Some projects, meanwhile, have pressing issues behind them: inevitably, waste has been on Laughlin’s mind for some time, as an unavoidable by-product of all the ‘stuff’ sent out into the world. ‘It’s really incredibly humbling when you spend your entire life celebrating this stuff, to then realise that it is also a huge problem and there it is in the bin’, she explains. In response, Laughlin created the documentaries The Secret Life of Landfill: A Rubbish History (2018), and The Secret Science of Sewage’ (2021), while the IoM have current research projects looking at composting, plastic waste and repair, including a repair workshop coinciding with COP26.

How you speak about important matters makes a difference, and this is a key part of what Laughlin does so well – in person, on tv and radio, and online. She describes the team’s approach as one of ‘delight and curiosity’, which seems to manifest as an irresistible energy bound to engage an audience. But at the same time, Laughlin explains, the topics are explored thoroughly and responsibly, bringing experts such as economists and life-cycle analysts.

Part of her simply enjoys the pure performance of her broadcast appearances, but more crucially, Laughlin explains, ‘if you don’t hear someone talking about these things in the public domain, how do you even know that it sort of exists, right?’ She thinks materials need the same kind of representation as medicine gets: ‘We all have a body, and there’s lots of things about the body that people need to be educated about, informed about, are going to be empowered about, by understanding their health, their happiness, their psychology… [But] we also all have things, right?! [...] And those things don’t just miraculously appear in your life; they have histories, they have stories, they have politics, they have economics, they have ecological angles; you can take that one object and unpack it from many different directions.’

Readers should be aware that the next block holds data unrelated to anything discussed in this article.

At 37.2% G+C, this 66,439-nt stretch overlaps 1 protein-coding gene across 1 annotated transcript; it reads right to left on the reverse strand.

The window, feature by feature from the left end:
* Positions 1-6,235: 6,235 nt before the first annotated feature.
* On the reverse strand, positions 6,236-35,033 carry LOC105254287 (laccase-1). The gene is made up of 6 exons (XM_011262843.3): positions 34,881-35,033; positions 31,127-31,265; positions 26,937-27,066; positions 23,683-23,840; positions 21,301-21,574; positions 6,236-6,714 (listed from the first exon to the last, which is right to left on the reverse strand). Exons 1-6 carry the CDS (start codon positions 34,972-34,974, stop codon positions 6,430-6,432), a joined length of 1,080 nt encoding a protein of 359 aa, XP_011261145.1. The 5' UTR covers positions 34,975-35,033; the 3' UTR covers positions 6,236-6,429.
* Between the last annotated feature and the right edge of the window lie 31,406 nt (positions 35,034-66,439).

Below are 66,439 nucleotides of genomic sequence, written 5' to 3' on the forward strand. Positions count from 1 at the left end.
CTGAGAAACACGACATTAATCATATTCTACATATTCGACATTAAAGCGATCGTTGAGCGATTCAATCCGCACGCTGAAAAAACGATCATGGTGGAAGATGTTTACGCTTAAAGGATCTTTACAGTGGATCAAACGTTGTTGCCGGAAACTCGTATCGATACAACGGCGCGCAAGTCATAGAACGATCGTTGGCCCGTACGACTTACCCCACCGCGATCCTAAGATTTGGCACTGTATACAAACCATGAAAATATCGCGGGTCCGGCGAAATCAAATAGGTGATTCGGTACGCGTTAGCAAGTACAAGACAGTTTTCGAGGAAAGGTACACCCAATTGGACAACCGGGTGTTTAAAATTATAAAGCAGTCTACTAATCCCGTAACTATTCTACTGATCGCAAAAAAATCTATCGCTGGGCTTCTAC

Laughlin’s rapid, excitable conversation and prolific output suggests she moves a mile a minute at all times, but when talking about what she’ll do over her summer break – the IoM follows the academic year – she describes a familial link to a different kind of time. Both sides of her family are of farming stock, from a world run by different rhythms and notions of production. She recalls conversations with her grandfather, where he would say to her, ‘when you’re 50, Zoe, you need to cut this tree down.’

It’s a percipience sorely lacking in the current age of immediacy, so Laughlin has started asking young engineers and designers in recent years: ‘What would it be like to not call yourself a designer, but to call yourself a materials farmer? Because you need to think of the whole process of it, and the whole life of it, and you need to maintain the soil to be suitable for that activity in years to come. You can’t just burn through all this stuff and make these things without knowing where the stuff comes from.’

As I leave Laughlin to finish up her year, surrounded by an array of different objects, it’s clear that what she and the IoM does is a world away from the heavily marketed ‘maker spaces’ and ‘innovation labs.’ Hers is a more organic, creative process. Over her time off, she’ll visit friends and family, and ‘walk, draw, make. Repair some trousers that I’ve been meaning to stitch back up. Just [...] do stuff, which will always feed back into the day job.’ She also mentions a few extra projects on the horizon – including a materials workshop with experimental performance group Figs in Wigs (included in FX May/June 2021) and a secret project involving potatoes. I’m not sure what to make of that, but I look forward to finding out.